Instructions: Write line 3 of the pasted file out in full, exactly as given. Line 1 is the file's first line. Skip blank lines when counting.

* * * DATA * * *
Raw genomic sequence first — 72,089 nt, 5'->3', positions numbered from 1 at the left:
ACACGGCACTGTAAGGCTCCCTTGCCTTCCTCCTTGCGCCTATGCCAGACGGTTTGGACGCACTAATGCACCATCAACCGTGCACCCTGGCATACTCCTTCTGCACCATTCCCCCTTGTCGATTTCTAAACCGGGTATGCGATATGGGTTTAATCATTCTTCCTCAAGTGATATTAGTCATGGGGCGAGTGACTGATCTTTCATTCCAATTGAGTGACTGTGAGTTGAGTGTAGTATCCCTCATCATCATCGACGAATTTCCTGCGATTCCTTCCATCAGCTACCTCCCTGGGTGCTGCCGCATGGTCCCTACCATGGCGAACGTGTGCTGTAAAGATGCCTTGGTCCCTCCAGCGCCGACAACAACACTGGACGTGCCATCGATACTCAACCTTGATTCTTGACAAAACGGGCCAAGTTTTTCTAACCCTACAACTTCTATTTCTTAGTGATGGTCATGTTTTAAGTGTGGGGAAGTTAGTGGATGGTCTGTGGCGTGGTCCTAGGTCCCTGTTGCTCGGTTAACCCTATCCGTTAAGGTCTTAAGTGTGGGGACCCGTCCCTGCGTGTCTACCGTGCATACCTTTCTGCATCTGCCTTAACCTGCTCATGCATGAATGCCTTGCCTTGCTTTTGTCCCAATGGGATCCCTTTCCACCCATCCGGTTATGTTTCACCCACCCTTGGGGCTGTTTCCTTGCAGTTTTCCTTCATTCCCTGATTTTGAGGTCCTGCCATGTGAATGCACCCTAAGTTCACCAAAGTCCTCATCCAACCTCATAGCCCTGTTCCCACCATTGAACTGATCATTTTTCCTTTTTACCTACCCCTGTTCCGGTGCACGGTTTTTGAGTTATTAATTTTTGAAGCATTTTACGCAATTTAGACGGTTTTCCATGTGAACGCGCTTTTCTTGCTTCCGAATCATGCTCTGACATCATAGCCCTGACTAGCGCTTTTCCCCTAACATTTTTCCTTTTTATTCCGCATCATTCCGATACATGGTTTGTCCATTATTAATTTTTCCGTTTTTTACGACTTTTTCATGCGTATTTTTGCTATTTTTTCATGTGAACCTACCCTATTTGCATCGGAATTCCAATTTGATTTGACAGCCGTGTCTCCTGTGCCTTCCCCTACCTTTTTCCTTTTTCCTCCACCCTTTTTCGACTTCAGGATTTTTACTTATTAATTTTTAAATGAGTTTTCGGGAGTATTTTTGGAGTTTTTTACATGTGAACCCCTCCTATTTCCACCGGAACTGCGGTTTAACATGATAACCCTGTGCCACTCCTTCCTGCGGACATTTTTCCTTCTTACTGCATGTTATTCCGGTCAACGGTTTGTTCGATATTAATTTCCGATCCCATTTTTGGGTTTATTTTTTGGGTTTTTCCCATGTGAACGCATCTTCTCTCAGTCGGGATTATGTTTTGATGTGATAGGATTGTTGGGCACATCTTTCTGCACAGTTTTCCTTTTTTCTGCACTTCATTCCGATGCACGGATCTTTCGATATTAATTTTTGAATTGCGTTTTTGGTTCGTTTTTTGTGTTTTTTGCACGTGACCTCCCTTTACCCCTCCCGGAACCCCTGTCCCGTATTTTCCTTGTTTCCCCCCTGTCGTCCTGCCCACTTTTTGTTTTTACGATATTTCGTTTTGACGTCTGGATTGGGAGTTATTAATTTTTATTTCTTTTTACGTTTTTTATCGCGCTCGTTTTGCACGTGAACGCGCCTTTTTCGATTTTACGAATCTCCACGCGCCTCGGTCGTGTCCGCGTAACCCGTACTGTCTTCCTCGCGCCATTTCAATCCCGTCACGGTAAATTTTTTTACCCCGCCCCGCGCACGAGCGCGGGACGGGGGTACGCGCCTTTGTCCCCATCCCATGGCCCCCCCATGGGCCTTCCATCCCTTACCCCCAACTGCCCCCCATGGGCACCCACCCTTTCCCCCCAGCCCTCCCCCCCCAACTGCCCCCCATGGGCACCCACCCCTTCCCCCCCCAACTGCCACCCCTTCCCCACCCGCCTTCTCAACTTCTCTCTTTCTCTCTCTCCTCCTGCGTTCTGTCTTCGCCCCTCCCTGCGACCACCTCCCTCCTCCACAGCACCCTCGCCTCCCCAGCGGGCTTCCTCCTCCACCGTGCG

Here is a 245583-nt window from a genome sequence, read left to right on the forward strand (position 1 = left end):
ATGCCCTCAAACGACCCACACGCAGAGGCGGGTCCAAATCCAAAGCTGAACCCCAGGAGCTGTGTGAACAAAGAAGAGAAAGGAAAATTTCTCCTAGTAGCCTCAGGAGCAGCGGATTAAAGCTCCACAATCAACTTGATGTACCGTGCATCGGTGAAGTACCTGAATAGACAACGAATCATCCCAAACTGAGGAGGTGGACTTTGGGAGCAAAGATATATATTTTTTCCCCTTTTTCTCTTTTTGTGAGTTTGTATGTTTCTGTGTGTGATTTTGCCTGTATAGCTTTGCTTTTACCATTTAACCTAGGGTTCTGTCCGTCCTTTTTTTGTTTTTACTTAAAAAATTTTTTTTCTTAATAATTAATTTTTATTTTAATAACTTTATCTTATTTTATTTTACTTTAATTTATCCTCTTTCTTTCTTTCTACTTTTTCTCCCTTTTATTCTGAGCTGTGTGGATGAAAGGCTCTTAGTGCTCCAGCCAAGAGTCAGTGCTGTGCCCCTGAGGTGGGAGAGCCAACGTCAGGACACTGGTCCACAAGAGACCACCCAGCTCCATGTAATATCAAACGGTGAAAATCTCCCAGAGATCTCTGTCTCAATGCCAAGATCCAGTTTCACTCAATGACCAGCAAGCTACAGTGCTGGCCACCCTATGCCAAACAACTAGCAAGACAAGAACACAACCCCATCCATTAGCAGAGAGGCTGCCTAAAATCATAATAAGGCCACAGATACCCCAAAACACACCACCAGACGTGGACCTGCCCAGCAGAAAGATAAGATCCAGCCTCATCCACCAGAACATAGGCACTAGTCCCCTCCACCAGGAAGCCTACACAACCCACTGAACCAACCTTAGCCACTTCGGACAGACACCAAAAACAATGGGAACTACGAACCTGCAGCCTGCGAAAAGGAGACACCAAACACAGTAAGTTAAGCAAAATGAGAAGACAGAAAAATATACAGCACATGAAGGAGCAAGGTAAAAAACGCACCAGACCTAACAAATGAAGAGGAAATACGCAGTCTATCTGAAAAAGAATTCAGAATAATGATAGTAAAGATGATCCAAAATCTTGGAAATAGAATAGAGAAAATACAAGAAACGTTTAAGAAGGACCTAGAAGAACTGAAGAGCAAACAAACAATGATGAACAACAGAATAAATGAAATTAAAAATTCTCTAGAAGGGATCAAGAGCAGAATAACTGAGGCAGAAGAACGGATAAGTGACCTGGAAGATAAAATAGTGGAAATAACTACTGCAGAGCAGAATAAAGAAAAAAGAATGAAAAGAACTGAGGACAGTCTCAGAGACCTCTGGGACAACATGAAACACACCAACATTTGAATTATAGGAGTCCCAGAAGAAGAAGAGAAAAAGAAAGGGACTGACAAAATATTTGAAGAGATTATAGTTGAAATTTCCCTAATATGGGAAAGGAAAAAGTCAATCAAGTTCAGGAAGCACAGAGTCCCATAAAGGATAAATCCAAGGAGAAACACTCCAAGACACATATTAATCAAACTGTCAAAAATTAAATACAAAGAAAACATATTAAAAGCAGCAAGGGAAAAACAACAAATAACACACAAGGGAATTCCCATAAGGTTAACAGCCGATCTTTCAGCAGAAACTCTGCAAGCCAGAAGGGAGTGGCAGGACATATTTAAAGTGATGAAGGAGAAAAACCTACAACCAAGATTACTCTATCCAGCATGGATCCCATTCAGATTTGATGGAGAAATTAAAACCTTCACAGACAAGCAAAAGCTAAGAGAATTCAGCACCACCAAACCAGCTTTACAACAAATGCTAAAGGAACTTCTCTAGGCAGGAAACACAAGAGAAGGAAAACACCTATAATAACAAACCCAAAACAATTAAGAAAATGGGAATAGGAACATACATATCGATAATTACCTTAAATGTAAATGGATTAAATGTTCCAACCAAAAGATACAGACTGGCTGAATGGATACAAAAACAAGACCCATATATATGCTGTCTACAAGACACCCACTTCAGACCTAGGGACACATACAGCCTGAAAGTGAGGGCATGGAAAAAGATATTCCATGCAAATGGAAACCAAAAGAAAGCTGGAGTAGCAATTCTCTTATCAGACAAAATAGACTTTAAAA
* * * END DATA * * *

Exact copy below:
Here is a 245583-nt window from a genome sequence, read left to right on the forward strand (position 1 = left end):